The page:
William D. Leahy

Leahy headshot
Born in Hampton, Iowa, William Daniel Leahy (1875-1959) graduated from the US Naval Academy at Annapolis, Maryland in 1897 and was a midshipman on the battleship Oregon which dashed from the Pacific coast around Cape Horn to join the US fleet off Cuba during the 1898 Spanish-American War. In 1899, Leahy was assigned as an ensign to the Asiatic Station, where he saw active service during the Philippine insurrection (1899-1901) and the Boxer Rebellion in China (1900). In World War I he commanded the navy transport Princess Matoika and formed a lasting friendship with assistant secretary of the Navy Franklin D. Roosevelt.

In 1921, Leahy commanded the cruiser
Chattanooga, then the cruiser St. Louis, flagship of the naval detachment in Turkish waters during the Greco-Turkish War, and the minelayer Shawmut while also commanding Mine Squadron One. Back in Washington, he headed Officer Personnel in the Bureau of Navigation (1923-1926) and then commanded the battleship New Mexico which won three biennial competitions in gunnery, engineering and battle efficiency in 1927-1928. Leahy’s ability brought steady advancement, to rear admiral (1930), vice admiral (1935) and admiral (1936). A talented organizer, he held three of the Navy’s highest administrative offices: Chief of the Bureau of Ordnance (1927-31), Chief of the Bureau of Navigation (1933-35), and Chief of Naval Operations (1937-39).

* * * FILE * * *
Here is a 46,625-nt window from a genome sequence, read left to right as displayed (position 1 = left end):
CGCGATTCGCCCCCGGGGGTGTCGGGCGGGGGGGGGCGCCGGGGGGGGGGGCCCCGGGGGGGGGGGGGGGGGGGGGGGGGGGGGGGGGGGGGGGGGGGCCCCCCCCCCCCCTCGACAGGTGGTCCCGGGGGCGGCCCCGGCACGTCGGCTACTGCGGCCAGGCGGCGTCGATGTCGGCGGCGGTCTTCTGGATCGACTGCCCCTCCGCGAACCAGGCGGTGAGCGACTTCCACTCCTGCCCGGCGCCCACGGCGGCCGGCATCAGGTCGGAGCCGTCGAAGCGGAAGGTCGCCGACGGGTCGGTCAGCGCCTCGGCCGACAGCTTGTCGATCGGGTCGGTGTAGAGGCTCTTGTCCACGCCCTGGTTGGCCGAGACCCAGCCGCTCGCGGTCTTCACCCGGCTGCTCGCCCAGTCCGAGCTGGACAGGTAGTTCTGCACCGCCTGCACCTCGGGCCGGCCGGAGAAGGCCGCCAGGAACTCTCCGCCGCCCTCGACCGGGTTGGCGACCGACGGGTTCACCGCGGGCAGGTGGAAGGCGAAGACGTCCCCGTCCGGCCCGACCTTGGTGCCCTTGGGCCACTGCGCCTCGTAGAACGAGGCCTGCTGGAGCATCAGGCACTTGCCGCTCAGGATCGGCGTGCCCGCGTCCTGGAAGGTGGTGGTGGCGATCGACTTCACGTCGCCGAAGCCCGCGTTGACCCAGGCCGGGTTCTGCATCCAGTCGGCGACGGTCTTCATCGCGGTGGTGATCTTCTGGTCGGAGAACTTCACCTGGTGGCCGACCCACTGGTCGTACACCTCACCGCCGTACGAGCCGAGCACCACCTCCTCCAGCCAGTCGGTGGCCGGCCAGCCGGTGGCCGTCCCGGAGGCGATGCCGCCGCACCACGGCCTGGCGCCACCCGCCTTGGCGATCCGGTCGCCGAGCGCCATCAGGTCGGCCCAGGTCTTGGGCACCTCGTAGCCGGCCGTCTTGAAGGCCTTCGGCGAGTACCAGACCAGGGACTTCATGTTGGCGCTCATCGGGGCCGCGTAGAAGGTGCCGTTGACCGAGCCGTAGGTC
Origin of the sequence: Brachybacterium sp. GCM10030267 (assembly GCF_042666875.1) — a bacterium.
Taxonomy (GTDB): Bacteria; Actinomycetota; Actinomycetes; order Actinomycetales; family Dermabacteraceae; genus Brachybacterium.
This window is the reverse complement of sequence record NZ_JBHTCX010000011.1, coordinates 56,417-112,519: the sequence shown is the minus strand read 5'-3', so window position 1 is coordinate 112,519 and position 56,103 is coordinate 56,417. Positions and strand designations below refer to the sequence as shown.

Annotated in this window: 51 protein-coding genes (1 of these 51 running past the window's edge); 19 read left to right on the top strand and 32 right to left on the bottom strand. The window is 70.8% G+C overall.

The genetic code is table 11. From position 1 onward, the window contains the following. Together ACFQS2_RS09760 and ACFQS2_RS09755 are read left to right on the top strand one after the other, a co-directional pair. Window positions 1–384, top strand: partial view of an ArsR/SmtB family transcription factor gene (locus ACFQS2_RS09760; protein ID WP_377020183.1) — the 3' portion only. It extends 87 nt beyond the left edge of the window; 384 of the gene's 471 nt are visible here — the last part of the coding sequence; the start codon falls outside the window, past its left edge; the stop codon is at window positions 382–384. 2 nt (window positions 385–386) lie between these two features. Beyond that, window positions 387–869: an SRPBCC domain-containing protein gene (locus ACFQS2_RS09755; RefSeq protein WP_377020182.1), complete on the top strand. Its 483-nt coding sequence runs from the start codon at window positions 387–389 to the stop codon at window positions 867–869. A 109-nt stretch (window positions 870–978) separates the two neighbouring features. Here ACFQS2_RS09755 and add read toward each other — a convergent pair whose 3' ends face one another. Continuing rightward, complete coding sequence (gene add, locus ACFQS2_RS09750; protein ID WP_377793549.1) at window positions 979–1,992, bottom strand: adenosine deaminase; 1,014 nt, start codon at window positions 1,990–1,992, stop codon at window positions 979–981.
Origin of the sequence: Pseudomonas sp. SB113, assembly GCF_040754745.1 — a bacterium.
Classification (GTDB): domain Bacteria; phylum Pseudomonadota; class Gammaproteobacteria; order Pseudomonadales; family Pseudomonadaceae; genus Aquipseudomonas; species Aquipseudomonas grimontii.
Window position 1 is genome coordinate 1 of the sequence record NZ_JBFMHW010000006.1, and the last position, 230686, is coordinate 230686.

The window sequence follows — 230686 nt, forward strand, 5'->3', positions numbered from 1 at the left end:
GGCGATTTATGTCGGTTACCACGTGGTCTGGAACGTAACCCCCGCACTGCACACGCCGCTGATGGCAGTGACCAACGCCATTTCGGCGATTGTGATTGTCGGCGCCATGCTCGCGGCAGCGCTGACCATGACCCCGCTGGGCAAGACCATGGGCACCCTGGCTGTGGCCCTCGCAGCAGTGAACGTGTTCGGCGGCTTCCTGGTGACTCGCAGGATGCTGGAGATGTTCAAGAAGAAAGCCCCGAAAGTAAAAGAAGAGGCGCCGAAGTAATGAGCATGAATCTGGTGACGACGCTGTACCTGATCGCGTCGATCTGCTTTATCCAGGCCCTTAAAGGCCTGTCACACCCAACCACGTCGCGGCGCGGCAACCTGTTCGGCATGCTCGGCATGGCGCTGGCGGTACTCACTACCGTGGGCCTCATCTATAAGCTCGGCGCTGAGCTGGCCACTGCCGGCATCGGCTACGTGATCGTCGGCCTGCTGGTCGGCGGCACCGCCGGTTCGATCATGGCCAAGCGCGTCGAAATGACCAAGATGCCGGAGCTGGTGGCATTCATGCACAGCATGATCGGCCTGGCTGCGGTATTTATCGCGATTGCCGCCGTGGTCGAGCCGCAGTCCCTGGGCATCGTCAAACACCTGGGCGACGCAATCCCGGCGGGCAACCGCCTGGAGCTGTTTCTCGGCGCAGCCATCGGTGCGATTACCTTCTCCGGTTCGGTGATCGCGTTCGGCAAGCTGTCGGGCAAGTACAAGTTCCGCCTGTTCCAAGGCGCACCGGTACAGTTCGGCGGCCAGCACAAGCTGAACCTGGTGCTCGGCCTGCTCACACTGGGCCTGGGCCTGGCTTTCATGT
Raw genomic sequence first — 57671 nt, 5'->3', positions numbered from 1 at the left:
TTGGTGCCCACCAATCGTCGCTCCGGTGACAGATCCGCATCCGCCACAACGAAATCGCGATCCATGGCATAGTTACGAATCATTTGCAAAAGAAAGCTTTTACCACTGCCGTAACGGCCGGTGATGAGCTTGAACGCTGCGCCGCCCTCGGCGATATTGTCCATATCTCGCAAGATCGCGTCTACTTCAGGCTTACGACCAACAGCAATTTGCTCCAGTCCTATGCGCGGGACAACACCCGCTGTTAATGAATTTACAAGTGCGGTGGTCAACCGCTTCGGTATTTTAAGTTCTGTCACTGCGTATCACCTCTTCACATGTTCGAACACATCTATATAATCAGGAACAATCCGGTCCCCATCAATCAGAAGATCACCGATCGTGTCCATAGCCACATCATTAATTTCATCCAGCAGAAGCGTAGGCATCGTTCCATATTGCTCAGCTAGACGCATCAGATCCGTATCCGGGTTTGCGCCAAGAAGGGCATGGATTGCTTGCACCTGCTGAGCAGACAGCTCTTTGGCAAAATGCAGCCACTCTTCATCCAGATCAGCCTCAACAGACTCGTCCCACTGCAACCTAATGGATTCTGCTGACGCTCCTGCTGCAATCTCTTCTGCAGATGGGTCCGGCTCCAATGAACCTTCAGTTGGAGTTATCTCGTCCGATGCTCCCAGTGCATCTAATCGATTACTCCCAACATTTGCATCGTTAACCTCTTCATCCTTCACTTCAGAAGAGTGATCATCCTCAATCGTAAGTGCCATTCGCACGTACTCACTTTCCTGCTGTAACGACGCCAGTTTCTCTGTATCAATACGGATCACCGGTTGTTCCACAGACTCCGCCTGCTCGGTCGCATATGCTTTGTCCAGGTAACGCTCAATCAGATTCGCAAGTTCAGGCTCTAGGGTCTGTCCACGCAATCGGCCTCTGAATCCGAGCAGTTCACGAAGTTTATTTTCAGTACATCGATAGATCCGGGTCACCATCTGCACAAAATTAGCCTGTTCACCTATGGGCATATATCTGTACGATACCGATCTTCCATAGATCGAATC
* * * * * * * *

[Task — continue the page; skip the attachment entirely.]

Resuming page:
Leahy retired because of age in August 1939 but a few months later, President Roosevelt named him governor of Puerto Rico, a post he held until December 1940, when he was appointed ambassador to occupied France’s Vichy government. He was recalled in 1942 to fill the newly created position of Chief of Staff to President Roosevelt. As liaison between the president and the armed services, Leahy conferred with Roosevelt daily, presided over the Joint Chiefs of Staff, and participated in almost all major military and diplomatic decisions and Allied conferences during World War II. He was made Fleet Admiral in December 1944.

After Roosevelt’s death (April 1945), Leahy was asked by President Harry S. Truman to continue as his personal Chief of Staff. He retired from that position in 1949. The following year, he published his war memoirs,
I Was There.

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